By Kristine Hoang
By Ryan Ritchie
By Edwin Goei
By Edwin Goei
By Edwin Goei
By Edwin Goei
By Cleo Tobbi
By Dominique Boubion
I had never seen an ox's ass up close before, and if you haven't either, let me spare you the experience. It's big—terrifyingly big—and makes me consider the Paul Bunyan legend in a wholly new way.
But a couple of Sundays ago at Anaheim's Phoenix Club, there it was, all huge and meaty, spinning on a spit the size of a flagpole and cooking over a coal bed that looked like leftovers from a volcanic eruption. This ass would be lunch for more than a thousand Germans.
The flame-licked flank was the main culinary draw at the Landestrachtenfest der Donauschwaben, a centuries-old cultural event held every three years for the ethnic Germans who settled along the Danube River in Hungary and the Balkans in the 1700s. The Landestrachtenfest was developed to preserve the old German traditions and culture, and it continues to this very day for American Donauschwaben, of which my Tante Anna is one.
1340 S. Sanderson Ave.
Anaheim, CA 92806
This isn't some beer-drinking festival, either. Some 1,200 ethnic Germans from around the country (my Tante and her friends flew in from Detroit) and Canada converged on the Phoenix Club for some serious cultural bonding. The Sunday events I attended looked like an Olympic opening ceremony, with the Donauschwaben from the various cities parading around the grounds in their crisp ethnic threads. (Chicago brought the largest contingent.) Later in the day, young-adult teams competed in a song-and-dance competition, which was graded on deadly serious cultural terms. (The kids from Akron, Ohio, won again.)
I, however, came for the grub. While we Americans may think we've perfected it, Germans seem to have invented both the contemporary mindset and cuisine for the outdoor party. The most fleeting picture of our Herren and Frauen with food and drink in hand leads invariably to visions of Oktoberfest—biergarten,brat and pils, and oompah-pah. The Irish may have their day, but Germans take an entire monthfor song and fest. Stereotypes aside, they're rockin' fun folk.
So while the Donauschwaben attended an outdoor Mass at 10 a.m., food workers silently carved up the ox flank, fried potato pancakes and threw vast batches of bratwurst on sizzling grills. During Mass, a trickle of worshipers forsook the traditional communion wafer to follow the aromatic smoke to something a bit tastier.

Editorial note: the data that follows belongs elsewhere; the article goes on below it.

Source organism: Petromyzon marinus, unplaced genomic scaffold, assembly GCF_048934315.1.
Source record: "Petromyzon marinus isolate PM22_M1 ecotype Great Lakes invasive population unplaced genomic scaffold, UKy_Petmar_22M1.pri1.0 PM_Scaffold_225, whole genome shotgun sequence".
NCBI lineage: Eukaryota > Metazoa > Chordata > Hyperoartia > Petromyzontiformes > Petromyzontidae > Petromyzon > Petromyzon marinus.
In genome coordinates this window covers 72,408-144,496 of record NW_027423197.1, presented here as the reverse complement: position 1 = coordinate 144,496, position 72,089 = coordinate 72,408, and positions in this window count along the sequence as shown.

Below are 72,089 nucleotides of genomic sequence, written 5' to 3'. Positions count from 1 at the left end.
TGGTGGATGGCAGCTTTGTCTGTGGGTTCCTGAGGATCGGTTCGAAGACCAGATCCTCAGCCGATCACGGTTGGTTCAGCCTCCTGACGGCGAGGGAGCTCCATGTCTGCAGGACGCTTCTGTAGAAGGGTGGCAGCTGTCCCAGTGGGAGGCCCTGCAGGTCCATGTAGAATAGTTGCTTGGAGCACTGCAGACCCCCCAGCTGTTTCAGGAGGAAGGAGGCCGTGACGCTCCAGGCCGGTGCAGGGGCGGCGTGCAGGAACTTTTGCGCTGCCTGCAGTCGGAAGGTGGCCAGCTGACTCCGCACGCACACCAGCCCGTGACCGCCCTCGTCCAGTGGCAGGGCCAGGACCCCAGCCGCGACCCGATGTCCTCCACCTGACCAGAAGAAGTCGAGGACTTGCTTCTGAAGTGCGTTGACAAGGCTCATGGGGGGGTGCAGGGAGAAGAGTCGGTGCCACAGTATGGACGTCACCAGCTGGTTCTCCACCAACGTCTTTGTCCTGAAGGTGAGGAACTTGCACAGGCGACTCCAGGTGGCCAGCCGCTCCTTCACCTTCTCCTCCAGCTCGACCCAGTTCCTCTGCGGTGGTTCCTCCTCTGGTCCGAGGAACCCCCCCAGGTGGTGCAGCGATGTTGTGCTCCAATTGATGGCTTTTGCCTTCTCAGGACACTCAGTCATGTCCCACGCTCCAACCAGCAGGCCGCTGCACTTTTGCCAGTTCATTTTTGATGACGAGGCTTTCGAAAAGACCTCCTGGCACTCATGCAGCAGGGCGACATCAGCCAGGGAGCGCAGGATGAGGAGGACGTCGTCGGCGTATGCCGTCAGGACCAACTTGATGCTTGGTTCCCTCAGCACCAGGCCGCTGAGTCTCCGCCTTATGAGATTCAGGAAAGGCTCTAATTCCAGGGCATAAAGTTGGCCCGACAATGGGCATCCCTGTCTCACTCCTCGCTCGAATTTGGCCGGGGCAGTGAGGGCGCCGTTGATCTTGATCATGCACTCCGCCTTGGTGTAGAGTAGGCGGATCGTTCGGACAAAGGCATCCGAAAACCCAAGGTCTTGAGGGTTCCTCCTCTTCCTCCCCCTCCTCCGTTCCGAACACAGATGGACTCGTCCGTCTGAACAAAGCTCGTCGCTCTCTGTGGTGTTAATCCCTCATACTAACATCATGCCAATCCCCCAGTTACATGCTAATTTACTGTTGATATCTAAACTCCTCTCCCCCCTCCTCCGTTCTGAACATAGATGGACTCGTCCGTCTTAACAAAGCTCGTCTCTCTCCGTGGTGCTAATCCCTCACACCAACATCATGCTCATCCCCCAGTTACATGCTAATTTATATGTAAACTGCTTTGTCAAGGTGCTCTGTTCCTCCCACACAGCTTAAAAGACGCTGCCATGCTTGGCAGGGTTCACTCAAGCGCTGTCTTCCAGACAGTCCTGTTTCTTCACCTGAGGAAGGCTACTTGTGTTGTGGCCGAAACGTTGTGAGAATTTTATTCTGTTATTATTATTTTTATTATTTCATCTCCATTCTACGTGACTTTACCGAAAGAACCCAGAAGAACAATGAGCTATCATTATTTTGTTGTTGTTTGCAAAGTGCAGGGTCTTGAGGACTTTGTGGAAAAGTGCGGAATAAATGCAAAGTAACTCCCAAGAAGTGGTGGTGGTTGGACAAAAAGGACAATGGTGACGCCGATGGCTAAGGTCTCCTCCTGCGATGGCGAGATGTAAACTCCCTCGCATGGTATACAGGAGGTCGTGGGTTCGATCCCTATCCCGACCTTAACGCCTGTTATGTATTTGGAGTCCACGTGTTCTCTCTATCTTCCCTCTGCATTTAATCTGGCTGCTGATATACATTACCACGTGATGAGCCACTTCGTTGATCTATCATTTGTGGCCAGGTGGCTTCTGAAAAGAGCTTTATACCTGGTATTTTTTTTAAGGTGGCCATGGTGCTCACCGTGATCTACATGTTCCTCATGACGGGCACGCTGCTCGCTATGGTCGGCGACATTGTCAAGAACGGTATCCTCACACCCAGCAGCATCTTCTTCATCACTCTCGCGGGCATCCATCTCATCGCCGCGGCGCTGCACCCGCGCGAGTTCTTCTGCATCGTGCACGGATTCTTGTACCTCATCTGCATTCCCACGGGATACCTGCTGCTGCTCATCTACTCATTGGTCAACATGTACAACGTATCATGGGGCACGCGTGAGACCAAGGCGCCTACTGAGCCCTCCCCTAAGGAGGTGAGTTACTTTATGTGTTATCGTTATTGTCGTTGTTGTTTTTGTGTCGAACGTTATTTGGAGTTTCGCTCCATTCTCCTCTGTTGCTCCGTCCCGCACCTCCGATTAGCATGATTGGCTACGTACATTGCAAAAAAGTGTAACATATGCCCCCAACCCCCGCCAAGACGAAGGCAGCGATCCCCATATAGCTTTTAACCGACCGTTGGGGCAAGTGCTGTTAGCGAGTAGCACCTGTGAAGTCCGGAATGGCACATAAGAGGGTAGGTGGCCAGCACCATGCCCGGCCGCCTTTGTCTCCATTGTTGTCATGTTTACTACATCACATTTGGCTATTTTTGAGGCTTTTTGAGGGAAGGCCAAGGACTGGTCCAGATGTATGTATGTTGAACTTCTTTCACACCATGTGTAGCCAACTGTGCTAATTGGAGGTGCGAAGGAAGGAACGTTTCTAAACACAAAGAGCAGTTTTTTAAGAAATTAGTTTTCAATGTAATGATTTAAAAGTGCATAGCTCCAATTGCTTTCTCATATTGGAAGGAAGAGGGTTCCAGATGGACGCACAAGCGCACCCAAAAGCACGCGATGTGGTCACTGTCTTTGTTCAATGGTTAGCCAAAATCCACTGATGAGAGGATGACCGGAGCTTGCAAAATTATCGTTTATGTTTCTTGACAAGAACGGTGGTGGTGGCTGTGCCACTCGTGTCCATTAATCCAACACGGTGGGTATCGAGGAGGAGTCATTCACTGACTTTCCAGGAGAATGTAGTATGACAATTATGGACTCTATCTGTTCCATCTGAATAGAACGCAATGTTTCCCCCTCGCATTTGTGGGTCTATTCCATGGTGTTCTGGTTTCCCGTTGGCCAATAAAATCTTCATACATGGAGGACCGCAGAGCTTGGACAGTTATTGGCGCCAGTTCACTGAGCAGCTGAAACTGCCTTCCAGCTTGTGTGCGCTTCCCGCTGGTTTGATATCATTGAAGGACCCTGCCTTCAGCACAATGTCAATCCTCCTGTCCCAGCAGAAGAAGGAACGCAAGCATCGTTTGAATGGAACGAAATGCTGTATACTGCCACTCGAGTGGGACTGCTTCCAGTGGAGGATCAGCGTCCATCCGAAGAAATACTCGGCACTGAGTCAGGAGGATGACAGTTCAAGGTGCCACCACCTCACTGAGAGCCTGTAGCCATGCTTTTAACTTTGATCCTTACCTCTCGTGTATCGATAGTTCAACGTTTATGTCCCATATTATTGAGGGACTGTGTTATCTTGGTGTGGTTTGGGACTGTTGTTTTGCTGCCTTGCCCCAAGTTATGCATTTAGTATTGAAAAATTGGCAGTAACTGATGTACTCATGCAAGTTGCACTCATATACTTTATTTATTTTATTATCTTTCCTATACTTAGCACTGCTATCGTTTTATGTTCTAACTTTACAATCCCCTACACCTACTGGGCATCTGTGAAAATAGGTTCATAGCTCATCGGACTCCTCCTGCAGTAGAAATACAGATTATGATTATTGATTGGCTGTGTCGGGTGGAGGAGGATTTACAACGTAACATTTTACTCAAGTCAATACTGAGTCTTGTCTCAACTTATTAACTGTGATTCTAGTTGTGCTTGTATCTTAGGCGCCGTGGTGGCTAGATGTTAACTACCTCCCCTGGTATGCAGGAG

God forgive me, I blew off Mass altogether and waited for the brats to cook. What the hot dog is to Americans, the bratwurst is to Germans. Put three Germans together in a kitchen, and the brats will be frying before you can say auf wiedersehen.
As with the hot dog, the bratwurst is far from the best sausage, but it's the industry standard. I have many fond memories involving steaming brat in bun, smothered in mustard, with beer in hand and ball game before me.
I am proud to say that I bought the first bratwurst of the day. The classic brat is fried in a pan (a loose translation of the word is "fry sausage"), and grilling it takes away some of its subtle flavor. But I passed on those sinful German pastries for this puppy, and cold bun aside, it more than satisfied. Since it cost only $3.75, being the good kid I am, I bought another one, but I passed on the bun.
Mass ended, and my Tante and her friend Teresa took my folks and me to brunch at the Phoenix Club's Loreley Restaurant, which at night serves as one of the county's finest German restaurants. There was nothing ethnic about the omelets and fried potatoes, but I was impressed with the various schnitzels and sauerbraten on the dinner menu. Some of the Donauschwaben I talked to raved about the place, and I figure they know their stuff.
Back outside in the gathering heat, I couldn't bring myself to taste the ox. A big slab of its leg lay on the counter with a couple of butcher types hacking off pieces. Not very appealing. I overheard some Donauschwaben nibbling on ox pieces say that Babe was a bit dry and tasteless. That said, I moved onto the beer-drinking portion of the afternoon (a very tasty Bitburger pils), which left me dizzy in the heat while pondering the inevitable unanswerable question when attending events like these:
Why do German men insist on wearing knee-high socks with their shorts?
Phoenix Club's Loreley Restaurant, located at 1340 Sanderson Ave., Anaheim, is open daily, 11 a.m.-midnight. (714) 643-4166. Dinner for two, $15, food only. Beer and wine. Visa, MC and AmEx accepted.